when polimeraised ,this "tar" prevents rope from unraveling...

but actualy acrylic paint is not too suitable material for rope painting, due to easy could be fall apart when rope pulled trough the blocks for example...and later on damaged area need to be repainted...

Much better result gives artistic oil paint ubra ,and umbra +ochre for running rigging deluted in artistic oil (?danish oil?) or suitable thiner...

on this model by Dmitry Shevelev ,all rigging painted in this way(base thread color was white)

https://www.shipmodeling.ru/phpbb/viewtopic.php?f=65&t=28865&start=330

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I know little about thread, but there is such a thing as "cotton wrapped polyester" thread. It supposedly offers "the best qualities of both." It's just a completely uninformed thought, but might the cotton component in "cotton/polyester" thread make it less susceptible to unraveling. One thing I do know is that cotton swells (the lay tightens) when wet, while polyester doesn't. Does anybody know if cotton/polyester might work better than polyester thread for laying up scale line? I have no idea whether this solves the skyrocketing price dilemma, of course.

Edited by Bob Cleek

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I have a lot of time to think about what I am going to do.   At the very least I will think about adjusting the color but for the foreseeable future nothing will change.  As mentioned,  I asked my current supplier to match both colors and send me samples.  I will see how that goes.   In the end though,  eventually I will have to decide on whether I will continue to make black rope any longer.  Its not a very good choice for standing rigging at all.  Just removing that one color would be a huge help to keep costs and time in check.  Folks have just gotten used to it being available in kits and use it out of habit rather than based on what actual tarred rope looked like.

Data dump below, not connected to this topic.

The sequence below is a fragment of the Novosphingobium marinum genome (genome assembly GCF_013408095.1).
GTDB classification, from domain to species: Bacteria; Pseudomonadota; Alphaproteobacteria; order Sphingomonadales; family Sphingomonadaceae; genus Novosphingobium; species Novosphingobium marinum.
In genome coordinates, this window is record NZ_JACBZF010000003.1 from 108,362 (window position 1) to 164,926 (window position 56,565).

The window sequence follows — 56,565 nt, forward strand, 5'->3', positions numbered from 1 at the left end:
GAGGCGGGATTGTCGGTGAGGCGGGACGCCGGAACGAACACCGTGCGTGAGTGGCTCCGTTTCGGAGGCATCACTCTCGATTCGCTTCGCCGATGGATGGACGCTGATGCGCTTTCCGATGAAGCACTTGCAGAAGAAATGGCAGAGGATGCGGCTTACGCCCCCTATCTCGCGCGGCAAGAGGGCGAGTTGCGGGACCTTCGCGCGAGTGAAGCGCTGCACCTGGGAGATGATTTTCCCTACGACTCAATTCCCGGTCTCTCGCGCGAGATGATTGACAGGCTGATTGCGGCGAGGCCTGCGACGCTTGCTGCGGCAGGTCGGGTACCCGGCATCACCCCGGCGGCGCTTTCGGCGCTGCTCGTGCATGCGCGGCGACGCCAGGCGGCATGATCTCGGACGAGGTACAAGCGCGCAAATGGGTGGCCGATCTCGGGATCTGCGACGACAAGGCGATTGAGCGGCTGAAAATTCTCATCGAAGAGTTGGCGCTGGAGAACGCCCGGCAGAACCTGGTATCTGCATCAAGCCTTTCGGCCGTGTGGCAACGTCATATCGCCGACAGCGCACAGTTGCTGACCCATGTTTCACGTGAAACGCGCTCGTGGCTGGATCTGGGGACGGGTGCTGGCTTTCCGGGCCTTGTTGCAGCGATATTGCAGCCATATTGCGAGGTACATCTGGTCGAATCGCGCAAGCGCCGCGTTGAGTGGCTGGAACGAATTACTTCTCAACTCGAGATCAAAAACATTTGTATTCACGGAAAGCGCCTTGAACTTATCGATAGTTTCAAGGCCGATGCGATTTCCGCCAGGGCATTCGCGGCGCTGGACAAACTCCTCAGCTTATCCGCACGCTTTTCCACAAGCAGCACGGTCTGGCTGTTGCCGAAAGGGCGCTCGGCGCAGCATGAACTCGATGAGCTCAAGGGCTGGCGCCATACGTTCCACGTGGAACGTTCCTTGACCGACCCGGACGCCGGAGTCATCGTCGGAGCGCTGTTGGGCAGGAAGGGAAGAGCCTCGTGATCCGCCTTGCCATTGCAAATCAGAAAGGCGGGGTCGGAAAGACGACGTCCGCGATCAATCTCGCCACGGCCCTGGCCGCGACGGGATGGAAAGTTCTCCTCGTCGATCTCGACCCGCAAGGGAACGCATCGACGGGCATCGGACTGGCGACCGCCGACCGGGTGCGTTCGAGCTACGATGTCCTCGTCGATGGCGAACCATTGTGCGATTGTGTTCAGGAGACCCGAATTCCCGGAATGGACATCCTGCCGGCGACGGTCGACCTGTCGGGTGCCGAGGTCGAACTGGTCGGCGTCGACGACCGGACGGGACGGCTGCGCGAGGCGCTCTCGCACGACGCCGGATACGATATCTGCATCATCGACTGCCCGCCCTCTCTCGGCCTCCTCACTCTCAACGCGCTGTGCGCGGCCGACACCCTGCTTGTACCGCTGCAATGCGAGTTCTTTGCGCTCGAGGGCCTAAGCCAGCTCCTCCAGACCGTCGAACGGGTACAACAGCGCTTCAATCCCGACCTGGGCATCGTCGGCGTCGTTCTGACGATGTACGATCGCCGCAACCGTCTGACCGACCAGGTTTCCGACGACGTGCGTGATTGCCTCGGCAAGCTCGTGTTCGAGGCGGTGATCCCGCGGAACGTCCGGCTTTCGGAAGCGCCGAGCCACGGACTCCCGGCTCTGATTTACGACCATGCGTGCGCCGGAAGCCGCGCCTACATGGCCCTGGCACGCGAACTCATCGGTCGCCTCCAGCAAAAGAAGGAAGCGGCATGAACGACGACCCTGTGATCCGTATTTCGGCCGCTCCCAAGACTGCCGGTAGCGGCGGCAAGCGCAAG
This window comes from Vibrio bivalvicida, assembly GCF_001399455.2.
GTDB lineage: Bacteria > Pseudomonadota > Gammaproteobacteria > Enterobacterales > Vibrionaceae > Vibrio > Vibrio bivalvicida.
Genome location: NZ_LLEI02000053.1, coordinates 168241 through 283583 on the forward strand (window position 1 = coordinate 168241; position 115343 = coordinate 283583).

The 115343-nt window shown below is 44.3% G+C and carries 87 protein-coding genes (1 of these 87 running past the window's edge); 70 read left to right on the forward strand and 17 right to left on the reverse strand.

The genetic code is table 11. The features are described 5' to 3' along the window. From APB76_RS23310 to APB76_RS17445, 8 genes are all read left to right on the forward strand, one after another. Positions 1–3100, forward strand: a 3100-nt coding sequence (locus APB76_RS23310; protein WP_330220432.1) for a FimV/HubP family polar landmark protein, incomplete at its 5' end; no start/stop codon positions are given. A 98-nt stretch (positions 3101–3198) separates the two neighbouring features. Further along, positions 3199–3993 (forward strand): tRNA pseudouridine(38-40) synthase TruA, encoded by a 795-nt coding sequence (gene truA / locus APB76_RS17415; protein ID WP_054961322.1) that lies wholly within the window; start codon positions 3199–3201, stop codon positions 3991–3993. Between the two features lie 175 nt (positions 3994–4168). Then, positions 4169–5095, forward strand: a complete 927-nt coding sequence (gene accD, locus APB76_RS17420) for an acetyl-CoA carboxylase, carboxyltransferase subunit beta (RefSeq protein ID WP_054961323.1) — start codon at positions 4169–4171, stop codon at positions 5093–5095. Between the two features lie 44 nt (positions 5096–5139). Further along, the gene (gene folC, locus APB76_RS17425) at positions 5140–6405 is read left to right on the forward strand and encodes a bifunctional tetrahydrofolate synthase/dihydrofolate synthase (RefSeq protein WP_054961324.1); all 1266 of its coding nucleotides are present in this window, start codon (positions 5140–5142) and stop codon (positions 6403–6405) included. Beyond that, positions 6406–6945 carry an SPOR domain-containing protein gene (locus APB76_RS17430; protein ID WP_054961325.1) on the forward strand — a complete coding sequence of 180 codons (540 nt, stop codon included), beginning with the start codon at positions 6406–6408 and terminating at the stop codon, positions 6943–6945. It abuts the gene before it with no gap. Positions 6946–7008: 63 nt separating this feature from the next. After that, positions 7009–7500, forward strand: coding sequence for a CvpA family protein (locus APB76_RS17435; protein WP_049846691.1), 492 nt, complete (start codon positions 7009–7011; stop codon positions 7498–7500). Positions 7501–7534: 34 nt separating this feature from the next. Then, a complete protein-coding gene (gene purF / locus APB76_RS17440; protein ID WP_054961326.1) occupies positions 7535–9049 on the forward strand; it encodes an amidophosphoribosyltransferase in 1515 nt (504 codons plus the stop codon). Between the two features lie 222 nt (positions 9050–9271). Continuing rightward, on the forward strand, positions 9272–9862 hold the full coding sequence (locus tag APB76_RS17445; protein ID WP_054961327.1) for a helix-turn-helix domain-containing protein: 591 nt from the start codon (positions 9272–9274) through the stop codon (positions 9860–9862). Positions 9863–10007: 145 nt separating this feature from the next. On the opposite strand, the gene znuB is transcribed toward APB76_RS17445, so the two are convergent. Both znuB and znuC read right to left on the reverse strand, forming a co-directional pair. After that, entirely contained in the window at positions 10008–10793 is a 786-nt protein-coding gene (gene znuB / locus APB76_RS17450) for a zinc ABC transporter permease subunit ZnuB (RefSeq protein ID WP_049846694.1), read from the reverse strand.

That may be the way to go and it will save me a bundle and let me continue using the catolin in the 3 remaining colors.  OR it would allow me to try and make another custom dyed version that would allow me to to just choose one for running rigging.  Time will tell.  But for now and probably the next six months or so....nothing is going to change.  I am nearly fully stocked with rope right now too!!

 

But alas...the info provided is good for others to consider should they want to make polyester rope.   

 

 

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51 minutes ago, Chuck said:

 In the end though,  eventually I will have to decide on whether I will continue to make black rope any longer.  Its not a very good choice for standing rigging at all.  Just removing that one color would be a huge help to keep costs and time in check.  Folks have just gotten used to it being available in kits and use it out of habit rather than based on what actual tarred rope looked like.  

There's really nothing easier than dyeing scale rope black with India ink. For short lengths, I've even "cheated" and used a black permanent "Magic Marker." Truth be told, I don't think anybody would miss the black, and if they did, they could dye it themselves. It's not quite so easy to dye polyester, though.

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I think the kit people got builders hocked on "black" as it's the color of tar.  Road tar that is.   Personally, I'd drop the black.   

 

As others have said, want black, it can be dyed.   I did use black on my Constellation since that was how she was rigged in the photos when I built her.   Hindsight, I should have went with browns or maybe off-white.   

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19 minutes ago, mtaylor said: